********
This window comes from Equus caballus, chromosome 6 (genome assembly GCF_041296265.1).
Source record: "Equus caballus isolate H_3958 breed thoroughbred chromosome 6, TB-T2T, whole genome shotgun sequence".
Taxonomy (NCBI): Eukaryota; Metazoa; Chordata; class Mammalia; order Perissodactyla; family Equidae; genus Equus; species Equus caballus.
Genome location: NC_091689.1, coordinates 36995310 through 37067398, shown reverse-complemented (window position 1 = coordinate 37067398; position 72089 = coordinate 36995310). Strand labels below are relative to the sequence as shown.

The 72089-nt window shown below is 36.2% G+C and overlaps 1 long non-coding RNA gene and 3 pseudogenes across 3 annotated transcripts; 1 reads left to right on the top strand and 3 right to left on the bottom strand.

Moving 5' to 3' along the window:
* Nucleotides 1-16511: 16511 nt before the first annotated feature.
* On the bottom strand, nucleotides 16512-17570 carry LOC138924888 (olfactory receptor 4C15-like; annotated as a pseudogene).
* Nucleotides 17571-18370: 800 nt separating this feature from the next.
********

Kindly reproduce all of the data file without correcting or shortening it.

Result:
This window comes from Equus caballus, chromosome 6 (genome assembly GCF_041296265.1).
Source record: "Equus caballus isolate H_3958 breed thoroughbred chromosome 6, TB-T2T, whole genome shotgun sequence".
Taxonomy (NCBI): Eukaryota; Metazoa; Chordata; class Mammalia; order Perissodactyla; family Equidae; genus Equus; species Equus caballus.
Genome location: NC_091689.1, coordinates 36995310 through 37067398, shown reverse-complemented (window position 1 = coordinate 37067398; position 72089 = coordinate 36995310). Strand labels below are relative to the sequence as shown.

The 72089-nt window shown below is 36.2% G+C and overlaps 1 long non-coding RNA gene and 3 pseudogenes across 3 annotated transcripts; 1 reads left to right on the top strand and 3 right to left on the bottom strand.

Moving 5' to 3' along the window:
* Nucleotides 1-16511: 16511 nt before the first annotated feature.
* On the bottom strand, nucleotides 16512-17570 carry LOC138924888 (olfactory receptor 4C15-like; annotated as a pseudogene).
* Nucleotides 17571-18370: 800 nt separating this feature from the next.